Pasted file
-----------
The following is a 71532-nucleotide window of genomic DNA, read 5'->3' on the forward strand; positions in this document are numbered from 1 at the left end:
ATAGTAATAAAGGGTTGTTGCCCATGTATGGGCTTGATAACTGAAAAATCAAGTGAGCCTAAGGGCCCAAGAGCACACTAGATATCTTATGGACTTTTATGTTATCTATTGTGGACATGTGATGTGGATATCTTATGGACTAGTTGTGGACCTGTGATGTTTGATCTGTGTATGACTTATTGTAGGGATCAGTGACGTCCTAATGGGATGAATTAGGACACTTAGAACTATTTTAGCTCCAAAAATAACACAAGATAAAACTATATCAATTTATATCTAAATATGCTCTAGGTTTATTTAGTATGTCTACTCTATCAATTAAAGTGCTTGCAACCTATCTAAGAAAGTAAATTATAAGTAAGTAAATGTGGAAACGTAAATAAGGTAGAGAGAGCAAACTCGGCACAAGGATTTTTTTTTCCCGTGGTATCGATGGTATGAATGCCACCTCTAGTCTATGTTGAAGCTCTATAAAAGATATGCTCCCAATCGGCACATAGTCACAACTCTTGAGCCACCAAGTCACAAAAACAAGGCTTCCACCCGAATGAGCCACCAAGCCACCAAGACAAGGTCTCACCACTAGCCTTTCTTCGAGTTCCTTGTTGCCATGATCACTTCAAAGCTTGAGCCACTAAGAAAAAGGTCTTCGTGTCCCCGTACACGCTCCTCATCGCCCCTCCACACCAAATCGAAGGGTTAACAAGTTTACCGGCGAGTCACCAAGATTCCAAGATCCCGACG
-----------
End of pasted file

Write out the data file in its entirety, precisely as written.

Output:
The following is a 71532-nucleotide window of genomic DNA, read 5'->3' on the forward strand; positions in this document are numbered from 1 at the left end:
ATAGTAATAAAGGGTTGTTGCCCATGTATGGGCTTGATAACTGAAAAATCAAGTGAGCCTAAGGGCCCAAGAGCACACTAGATATCTTATGGACTTTTATGTTATCTATTGTGGACATGTGATGTGGATATCTTATGGACTAGTTGTGGACCTGTGATGTTTGATCTGTGTATGACTTATTGTAGGGATCAGTGACGTCCTAATGGGATGAATTAGGACACTTAGAACTATTTTAGCTCCAAAAATAACACAAGATAAAACTATATCAATTTATATCTAAATATGCTCTAGGTTTATTTAGTATGTCTACTCTATCAATTAAAGTGCTTGCAACCTATCTAAGAAAGTAAATTATAAGTAAGTAAATGTGGAAACGTAAATAAGGTAGAGAGAGCAAACTCGGCACAAGGATTTTTTTTTCCCGTGGTATCGATGGTATGAATGCCACCTCTAGTCTATGTTGAAGCTCTATAAAAGATATGCTCCCAATCGGCACATAGTCACAACTCTTGAGCCACCAAGTCACAAAAACAAGGCTTCCACCCGAATGAGCCACCAAGCCACCAAGACAAGGTCTCACCACTAGCCTTTCTTCGAGTTCCTTGTTGCCATGATCACTTCAAAGCTTGAGCCACTAAGAAAAAGGTCTTCGTGTCCCCGTACACGCTCCTCATCGCCCCTCCACACCAAATCGAAGGGTTAACAAGTTTACCGGCGAGTCACCAAGATTCCAAGATCCCGACG